Kyle b. co., “Queer in the Black 3,” Ed. of 13 (2019), screenprint, acrylic on vellum, 23″ x 17.5″ Photos courtesy of the artists

The current rotation of exhibitions at Cove Street Arts offers a smorgasbord of very different sorts of artistic expressions and media. Two shows in particular – “Stay Black & Die” (through Nov. 26) and “Matt Blackwell: Worry Later” (through Dec. 3) – offer, respectively, thoughtful meditations on the interiority of the Black experience, and a decidedly eccentric view of humanity’s universal themes.

For curator Jordan Carey, the title “Stay Black & Die” aligns with the 1960s phrase “Stay Black,” which, he writes in the exhibition statement, “implies blackness is a more whole place for black people than defaulting to eurocentrism.” The works on view, then, are generally about how the artists situate themselves within their “Blackness.”

It’s introduced by three screen prints with acrylic on vellum by Kyle b. co., all called “Queer in the Black.” These are among the most poignant images in the show, each illustrating a Black boy’s face that floats within veil-like layers of patterns and objects that might signify the imposition of that Eurocentrism on Blackness. At least two wear powdered wigs, for example, a white gentleman’s colonial fashion accessory that symbolized status in the 18th century.

Textile patterns layered onto the prints are more ambiguous, representing either acanthus leaves (a common motif in classical – that is, Roman and Greek – antiquity) or tribal ikats. These patterns seem to be attempting to paper over the artist’s Blackness, while the wigs might suggest Black culture being forced to assimilate to white society’s norms.

But despite attempts to sublimate or obscure the subjects’ Blackness, it is nevertheless Blackness that emerges forcefully through all the veils. Not only are these faces the most dominant elements in these works, but they stare straight at the viewer – unapologetic, unsmiling and too wise for their age.

Jordan Carey, “Blue Kite,” tissue paper, wood, 30″ x 24″

Carey himself, a Bermudian designer and artist who attended Maine College of Art & Design, contributes various “kite” works. Employing collaged tissue paper over wood armatures, he creates genre scenes of African diasporic life: men sitting on a sofa, a grandmotherly figure in pearls, a young man in front of a trellis. The kite forms could emphasize the carefree nature of simple island life. But they also come with unavoidable associations – of freedom, flight, escape from earthly cares.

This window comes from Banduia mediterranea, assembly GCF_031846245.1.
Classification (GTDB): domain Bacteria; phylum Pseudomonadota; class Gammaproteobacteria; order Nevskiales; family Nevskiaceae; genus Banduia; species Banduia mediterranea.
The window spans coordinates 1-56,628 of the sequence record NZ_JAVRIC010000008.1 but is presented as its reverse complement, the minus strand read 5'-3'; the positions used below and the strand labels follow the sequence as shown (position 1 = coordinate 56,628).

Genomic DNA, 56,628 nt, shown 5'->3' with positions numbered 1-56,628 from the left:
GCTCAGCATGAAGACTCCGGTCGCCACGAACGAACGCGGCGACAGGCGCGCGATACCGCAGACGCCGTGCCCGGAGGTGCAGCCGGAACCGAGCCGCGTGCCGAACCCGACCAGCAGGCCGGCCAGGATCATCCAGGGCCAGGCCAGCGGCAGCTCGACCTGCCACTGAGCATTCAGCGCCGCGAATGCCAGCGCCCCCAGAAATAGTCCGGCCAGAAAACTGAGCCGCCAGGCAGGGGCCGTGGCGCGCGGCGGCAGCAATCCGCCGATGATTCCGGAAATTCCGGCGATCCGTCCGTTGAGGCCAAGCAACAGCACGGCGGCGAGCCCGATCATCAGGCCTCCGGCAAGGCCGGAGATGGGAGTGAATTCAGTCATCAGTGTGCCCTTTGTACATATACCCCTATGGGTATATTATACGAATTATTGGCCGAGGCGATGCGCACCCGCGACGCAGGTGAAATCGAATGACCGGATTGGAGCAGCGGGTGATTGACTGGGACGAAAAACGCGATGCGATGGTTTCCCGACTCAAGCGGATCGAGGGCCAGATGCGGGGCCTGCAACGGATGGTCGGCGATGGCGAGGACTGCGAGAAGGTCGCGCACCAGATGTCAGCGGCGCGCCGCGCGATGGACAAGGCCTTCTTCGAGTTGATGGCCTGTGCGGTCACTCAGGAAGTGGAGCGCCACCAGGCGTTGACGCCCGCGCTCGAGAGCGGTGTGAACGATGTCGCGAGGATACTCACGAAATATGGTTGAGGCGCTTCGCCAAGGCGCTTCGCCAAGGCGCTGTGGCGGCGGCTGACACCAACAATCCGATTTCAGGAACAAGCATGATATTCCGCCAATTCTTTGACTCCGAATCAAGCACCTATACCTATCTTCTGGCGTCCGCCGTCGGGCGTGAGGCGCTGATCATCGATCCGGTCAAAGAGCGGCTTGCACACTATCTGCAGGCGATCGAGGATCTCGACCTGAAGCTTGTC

“Barber Chair” is a ready-made sculpture of sorts for which Carey collaborated with Daniel Minter and Maeta Mastani. Minter produced linoleum carvings of Afro picks and combs, scissors and various Black hairstyles, which Mastani printed on fabric in a kind of toile that upholsters the chair. Black hair has been a central issue in African diasporic identity, providing material for many artists – prominently among them Lorna Simpson and Chakaia Booker.

David Driskell, “Night Gardener” (2015), acrylic, oil on canvas, 30″ x 24″

On the walls around the chair are Minters prints from those linoleum carvings, but they are mixed with more charged images of shoes patterned with burning cityscapes (perhaps referencing riots sparked by outrage over injustice to African Americans, or thriving Black communities burned down or otherwise eviscerated). They also display quotidian allusions to shodding shoes, farming and culinary ingredients common to the cuisine of people of African descent (okra).

Aminata Conteh, “Two Halves Make a Whole,” nickel, 6.25″ x 5″ x 4.25

Aminata Conteh uses steel to weave vessels reminiscent of African basketry. The titles intimate diverse themes: from objects of affection – “Two Halves Make a Whole” and “Little One” – to more pointed critiques such as “This Is Not the Water of My People.” What the latter refers to is unclear (U.S. waters versus those off her ancestors’ Sierra Leone coast, the Middle Passage, contaminated waters of poor Black communities?). But what is tremendously affecting about them is a kind of tender presence they exude with their soft, pliable organic forms and the ability to hold them in the palm of one’s hand, which gives them an almost talismanic spirit.

Another Bermudian, Jayde Gibbons, offers a paean to Gombey, a performance art banned by slave masters on the island that evolved as a form of protest. Her photographs, in crisp, saturated color, depict a woman tattooed with the word “ART” and a man wearing a traditional Gombey mask striking various poses, both alone and together.